The horses had taken this route a hundred times, and plodded along heads lowered, following each other in the narrow spots as we started up the last dune before the beach. We reached the crest of the dune, the five of us side by side looking down at the waves crashing below us. Someone cried, “Race to the beach!” and we all kicked our rides and began galloping down the dune towards the water.
Richard and I were neck and neck urging our horses as fast as they would take us. We had done this before, too. We weren’t talking but focused on the goal ahead of us. The horses were laboring in the deep sand, their front legs digging deep, understanding that this was a race, and they, too, wanted to win.
Out of the corner of my eye, I saw Richard go down—his horse emitted a short scream—and I pulled up my horse and turned back.
A couple guys had made it to the hard sand not knowing anything had happened. Someone had been behind us and saw it all. When I got back to Richard, both he and the horse were up and standing. Richard was wide eyed and breathing hard. He was ok. The horse was up, but his front leg was hanging by skin. The bones were broken clean off. His eyes were wild, he’d try to step but there was no leg to bear weight. He finally settled into a pathetic three-legged pose, broken front leg raised, head lowered, breathing labored.
One of the other guys rode home to tell Hano. I stayed with Richard. We unsaddled his horse. The late afternoon sky began to glow. The waves and wind continued to surround us in rhythmic white noise and soothing breezes.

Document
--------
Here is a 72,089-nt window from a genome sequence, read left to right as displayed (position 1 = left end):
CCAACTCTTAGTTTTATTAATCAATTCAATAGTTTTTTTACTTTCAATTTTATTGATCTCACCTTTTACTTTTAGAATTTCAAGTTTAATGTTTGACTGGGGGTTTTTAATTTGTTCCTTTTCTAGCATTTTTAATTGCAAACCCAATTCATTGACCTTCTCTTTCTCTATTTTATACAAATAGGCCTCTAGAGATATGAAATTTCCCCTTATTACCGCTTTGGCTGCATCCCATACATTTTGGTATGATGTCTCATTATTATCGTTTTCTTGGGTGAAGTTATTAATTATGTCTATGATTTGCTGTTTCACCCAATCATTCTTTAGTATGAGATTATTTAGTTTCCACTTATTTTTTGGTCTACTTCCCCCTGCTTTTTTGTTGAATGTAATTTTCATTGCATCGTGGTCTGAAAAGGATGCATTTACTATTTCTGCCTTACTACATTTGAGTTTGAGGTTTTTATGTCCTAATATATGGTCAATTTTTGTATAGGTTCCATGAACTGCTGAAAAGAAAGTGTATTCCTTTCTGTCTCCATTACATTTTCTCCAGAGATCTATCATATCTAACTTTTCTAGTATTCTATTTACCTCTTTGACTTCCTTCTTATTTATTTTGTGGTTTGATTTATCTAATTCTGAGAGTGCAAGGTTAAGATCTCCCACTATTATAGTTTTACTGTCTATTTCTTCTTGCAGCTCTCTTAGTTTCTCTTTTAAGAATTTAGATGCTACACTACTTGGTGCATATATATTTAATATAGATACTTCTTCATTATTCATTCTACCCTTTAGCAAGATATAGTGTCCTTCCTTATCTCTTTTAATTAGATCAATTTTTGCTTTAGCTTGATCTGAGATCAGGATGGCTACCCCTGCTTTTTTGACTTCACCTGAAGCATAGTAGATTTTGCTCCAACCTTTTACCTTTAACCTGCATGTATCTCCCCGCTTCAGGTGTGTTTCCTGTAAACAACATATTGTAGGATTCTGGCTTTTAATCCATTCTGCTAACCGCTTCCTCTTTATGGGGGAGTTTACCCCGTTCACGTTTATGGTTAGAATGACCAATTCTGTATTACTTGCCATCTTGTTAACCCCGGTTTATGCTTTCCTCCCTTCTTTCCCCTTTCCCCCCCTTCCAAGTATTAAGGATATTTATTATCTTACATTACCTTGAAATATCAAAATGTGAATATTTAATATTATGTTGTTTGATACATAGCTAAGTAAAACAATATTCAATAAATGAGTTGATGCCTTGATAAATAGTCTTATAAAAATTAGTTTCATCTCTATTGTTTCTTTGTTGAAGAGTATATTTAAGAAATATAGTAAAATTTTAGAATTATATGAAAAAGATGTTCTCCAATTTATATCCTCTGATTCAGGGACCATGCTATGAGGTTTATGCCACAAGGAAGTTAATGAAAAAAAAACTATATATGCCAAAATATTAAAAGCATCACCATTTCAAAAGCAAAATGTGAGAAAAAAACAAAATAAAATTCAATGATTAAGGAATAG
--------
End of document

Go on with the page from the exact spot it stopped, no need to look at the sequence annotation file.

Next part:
Time passed, and the rider came over the dune. Behind him came a vet, and my Aunt Hano. They couldn’t get their truck over the dune. The vet came with a case that looked like a large fishing tackle box. He dug around and pulled out a syringe. Hano and I stood to one side, Richard watched and held the horse’s head against his chest, his hand stroking his horse’s nose.
The sun began setting to the west, the big puffy cumulus clouds glowing pinks and red before the sun. The water reflected the golden glitter as the sun touched the horizon. Rays shot up like a prayer. Hano turned to me and said, “It’s like God knows what we have to do.”
The vet jabbed his needle into the horse’s neck, and in an instant the horse shuddered, fell to his knees, then in a final heave rolled to his side. It was over in seconds, and the final benediction was the sun slipping below the horizon, waves crashing, the edges of the clouds crisp and glowing over the ocean.
As the skies darkened, we still had to get the horse off the beach. They hooked him with cables and a tow truck pulled him over the dune. The tension on the cable was scary—I understood where the term “deadweight” came from. The cable stretched under the strain, but held firm, and the horse began to move over the sand, first inching towards the truck, then moving faster as inertia was overcome.
The boys and I rode home in the dark. The mood somber, no excited chatter or bragging like there had been on our way to the beach.
That day we didn’t have a Pepsi Generation moment. There was no free-spirited galloping along the beach, no racing in the waves. That day, we all grew up a little more, we stood as a life drained away, consecrated by the most spectacular sunset I can ever remember.